The first three months of 2020 were the worst for global markets since the 2008 financial crisis as a result of the coronavirus pandemic. Indeed, the 11-year old bull market ended abruptly as the US market suffered its quickest descent into a bear market in just 16 trading sessions. Markets have been beset with fear as governments have struggled to deal with the health crisis and life has been brought to an abrupt halt around the world with citizens locked down at home and subject to strict social distancing rules. In addition to worries about the pandemic, markets have been stressed by the consequent impact and extent of a global recession and the effects of a plunging oil price.
The market pain in the middle of March was particularly acute with major market indices dropping by 10% each day. Trading and short-selling had to be halted in some markets to help prevent panic. Liquidity was put under immense strain in many financial assets, with large parts of the corporate bond market untradeable and direct property funds closed. It was in many ways reminiscent of the dark days of the financial crisis of 2008. Market falls were accompanied with a flight to safety in US dollars, a rally in secure government bonds, as households hoarded pasta and loo roll. Gold, often associated with being the ultimate safe haven, provided little protection, itself a victim of dollar strength and market turbulence, overall barely unchanged over the first three months of the year.
The oil price also collapsed in the first quarter of 2020, falling from $70 a barrel to just $20, increasing the overall turbulence in financial markets. This fall was due to both oversupply and a slump in demand as the world has been locked down with coronavirus. The oversupply has arisen following a disagreement between Saudi Arabia and Russia, where both countries refused to cut production resulting in a price war. The political dimension is that neither Saudi Arabia nor Russia want the US to acquire market share as it ramps up production of shale oil. The cost of production of shale is much higher than conventional wells, so a fall in the oil price makes US shale mostly uneconomic.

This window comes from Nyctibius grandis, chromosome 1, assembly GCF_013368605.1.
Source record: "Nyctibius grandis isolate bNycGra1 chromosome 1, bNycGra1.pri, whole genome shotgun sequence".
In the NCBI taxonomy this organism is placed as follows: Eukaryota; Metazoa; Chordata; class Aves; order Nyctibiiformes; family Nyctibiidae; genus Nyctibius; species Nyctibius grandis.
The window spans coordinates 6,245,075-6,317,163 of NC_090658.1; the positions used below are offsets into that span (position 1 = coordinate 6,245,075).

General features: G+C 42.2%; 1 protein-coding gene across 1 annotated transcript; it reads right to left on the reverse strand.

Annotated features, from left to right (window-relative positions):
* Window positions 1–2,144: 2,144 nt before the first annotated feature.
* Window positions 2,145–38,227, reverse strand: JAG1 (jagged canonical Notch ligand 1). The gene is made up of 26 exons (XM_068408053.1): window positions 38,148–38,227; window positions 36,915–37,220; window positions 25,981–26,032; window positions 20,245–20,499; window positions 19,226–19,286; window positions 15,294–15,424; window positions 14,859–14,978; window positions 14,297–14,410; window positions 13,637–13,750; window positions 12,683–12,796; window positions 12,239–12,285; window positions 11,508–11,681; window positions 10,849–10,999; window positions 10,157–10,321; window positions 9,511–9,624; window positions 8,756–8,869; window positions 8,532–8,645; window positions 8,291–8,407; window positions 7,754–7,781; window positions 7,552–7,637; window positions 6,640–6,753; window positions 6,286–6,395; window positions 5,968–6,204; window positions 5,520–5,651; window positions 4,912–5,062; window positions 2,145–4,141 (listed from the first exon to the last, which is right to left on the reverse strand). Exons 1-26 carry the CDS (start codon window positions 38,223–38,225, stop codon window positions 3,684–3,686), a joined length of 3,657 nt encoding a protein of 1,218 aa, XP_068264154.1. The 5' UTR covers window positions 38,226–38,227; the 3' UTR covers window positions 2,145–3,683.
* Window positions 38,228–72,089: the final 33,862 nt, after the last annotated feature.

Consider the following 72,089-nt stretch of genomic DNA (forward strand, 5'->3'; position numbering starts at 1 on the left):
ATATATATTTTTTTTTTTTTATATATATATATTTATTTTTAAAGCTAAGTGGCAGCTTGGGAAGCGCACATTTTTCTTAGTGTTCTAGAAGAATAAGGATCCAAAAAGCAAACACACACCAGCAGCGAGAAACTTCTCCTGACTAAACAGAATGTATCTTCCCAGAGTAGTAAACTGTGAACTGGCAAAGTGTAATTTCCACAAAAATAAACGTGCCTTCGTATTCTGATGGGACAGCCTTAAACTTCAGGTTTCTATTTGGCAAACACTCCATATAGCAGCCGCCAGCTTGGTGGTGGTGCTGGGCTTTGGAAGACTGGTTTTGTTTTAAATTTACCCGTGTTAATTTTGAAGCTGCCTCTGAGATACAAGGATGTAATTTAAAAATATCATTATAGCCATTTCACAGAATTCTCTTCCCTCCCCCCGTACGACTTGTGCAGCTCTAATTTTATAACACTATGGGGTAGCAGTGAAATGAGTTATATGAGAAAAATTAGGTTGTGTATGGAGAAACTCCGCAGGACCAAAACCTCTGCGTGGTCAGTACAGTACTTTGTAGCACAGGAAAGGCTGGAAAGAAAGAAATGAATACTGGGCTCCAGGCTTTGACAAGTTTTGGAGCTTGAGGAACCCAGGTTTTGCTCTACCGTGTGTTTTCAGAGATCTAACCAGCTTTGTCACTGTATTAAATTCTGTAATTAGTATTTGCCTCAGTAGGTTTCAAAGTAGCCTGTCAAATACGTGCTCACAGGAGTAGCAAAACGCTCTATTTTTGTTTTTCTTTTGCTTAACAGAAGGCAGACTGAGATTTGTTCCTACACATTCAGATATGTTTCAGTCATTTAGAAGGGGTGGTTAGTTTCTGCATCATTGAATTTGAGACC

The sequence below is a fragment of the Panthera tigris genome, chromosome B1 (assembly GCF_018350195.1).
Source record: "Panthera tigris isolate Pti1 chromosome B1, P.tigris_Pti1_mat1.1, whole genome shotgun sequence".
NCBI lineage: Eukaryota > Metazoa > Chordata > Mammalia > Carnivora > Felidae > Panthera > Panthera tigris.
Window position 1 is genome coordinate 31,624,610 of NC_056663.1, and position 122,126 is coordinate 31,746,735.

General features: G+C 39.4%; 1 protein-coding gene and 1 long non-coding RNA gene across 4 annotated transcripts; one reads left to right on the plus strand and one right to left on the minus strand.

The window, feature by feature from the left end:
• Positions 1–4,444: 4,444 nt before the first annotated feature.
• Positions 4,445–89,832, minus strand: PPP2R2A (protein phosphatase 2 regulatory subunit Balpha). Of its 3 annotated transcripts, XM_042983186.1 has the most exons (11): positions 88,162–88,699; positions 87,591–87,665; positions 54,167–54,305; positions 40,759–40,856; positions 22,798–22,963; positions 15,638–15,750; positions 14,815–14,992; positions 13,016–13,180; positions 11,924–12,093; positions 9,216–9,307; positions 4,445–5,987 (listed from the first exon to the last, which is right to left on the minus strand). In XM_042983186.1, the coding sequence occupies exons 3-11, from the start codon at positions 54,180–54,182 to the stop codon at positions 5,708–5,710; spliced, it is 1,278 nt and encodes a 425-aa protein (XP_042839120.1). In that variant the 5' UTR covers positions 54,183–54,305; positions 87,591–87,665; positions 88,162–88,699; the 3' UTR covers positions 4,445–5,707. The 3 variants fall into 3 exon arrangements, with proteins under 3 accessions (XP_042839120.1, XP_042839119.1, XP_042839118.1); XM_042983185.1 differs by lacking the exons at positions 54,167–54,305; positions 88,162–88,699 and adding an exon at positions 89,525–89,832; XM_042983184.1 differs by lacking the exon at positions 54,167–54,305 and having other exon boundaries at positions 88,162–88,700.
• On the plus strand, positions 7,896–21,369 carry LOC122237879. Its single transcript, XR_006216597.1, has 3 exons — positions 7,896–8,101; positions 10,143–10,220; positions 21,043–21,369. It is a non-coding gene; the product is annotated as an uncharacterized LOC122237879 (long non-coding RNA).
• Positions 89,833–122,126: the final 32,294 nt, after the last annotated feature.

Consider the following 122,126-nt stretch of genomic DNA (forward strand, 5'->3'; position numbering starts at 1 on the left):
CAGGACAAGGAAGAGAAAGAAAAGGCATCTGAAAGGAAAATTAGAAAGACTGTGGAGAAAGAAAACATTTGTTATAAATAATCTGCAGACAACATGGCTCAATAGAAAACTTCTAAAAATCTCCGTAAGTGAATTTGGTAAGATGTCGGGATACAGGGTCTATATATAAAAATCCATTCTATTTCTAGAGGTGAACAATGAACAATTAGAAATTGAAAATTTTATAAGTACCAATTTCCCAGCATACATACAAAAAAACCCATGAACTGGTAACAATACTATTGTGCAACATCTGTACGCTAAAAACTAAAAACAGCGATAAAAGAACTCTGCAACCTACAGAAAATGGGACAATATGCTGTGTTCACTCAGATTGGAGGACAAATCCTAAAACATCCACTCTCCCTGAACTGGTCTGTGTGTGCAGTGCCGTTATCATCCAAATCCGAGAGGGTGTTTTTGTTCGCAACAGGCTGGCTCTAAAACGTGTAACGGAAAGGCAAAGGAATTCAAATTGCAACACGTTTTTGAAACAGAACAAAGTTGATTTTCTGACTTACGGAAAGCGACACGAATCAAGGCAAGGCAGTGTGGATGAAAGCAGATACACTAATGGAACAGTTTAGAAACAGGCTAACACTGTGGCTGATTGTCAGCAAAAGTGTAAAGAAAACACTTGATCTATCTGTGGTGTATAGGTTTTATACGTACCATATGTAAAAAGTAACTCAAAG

Currencies have also been volatile during the first quarter of 2020. Sterling suffered a big drop against the perceived safe haven of the US dollar to just 1.15 in mid-March, before recovering to 1.24 at the end of March. Sterling has also lost ground against the euro and Yen overall, finishing the quarter at just 1.13 and 133 respectively. Sterling weakness has at least benefited UK investors with a tail-wind for most of the period in respect of overseas investments.
However, financial markets rebounded strongly at the end of March following massive stimulus packages announced by many governments and central banks around the world. Apart from the £350 billion support for business in the UK, most noteworthy was the €750 billion support from the European Central Bank and $2.2 trillion fiscal bazooka unleashed by the US, which ranks as one of the largest ever economic interventions. Indeed, the rally on Wall Street was the strongest rebound since the financial crash of 1929. The financial firepower aimed to prevent the health crisis becoming a financial Armageddon. Specific measures involved aiming to shield businesses and households from insolvency by buying financial assets in huge quantities (effectively another round of Quantitative Easing), injecting massive liquidity into financial markets to prevent markets becoming choked and reducing the hoarding of US dollars by supporting other currencies. Central banks also played their part, cutting interest rates to almost zero in many countries, including the UK at 0.1%.
The outlook for the next quarter remains uncertain as the coronavirus crisis worsens in the US with President Trump warning of a ‘very, very painful two weeks’ and possibly approaching 250,000 deaths. However, there are some tentative early signs of an improvement in respect of Covid-19 in Italy and Spain, which may now have reached the peak in new infections. Nevertheless, there remains the risk of re-infection, a worry which is apparent in both Japan and China.
The economic cost and fallout from the global health crisis cannot be accurately modelled at this stage. It is clear the eventual cost will be enormous for societies around the world. This is likely to test social cohesion, as well as result in higher taxes for years to come acting as a brake on economic growth. Already, US unemployment has increased to a historic high of 3 million, a statistic which is likely to deteriorate and be mirrored by large scale redundancies in other countries.
An economic recession is inevitable in most countries this year as business activity contracts. In the UK, this adds an additional challenge for the government to address and is likely to require a further delay to negotiating the future relationship of the UK with the EU post-Brexit.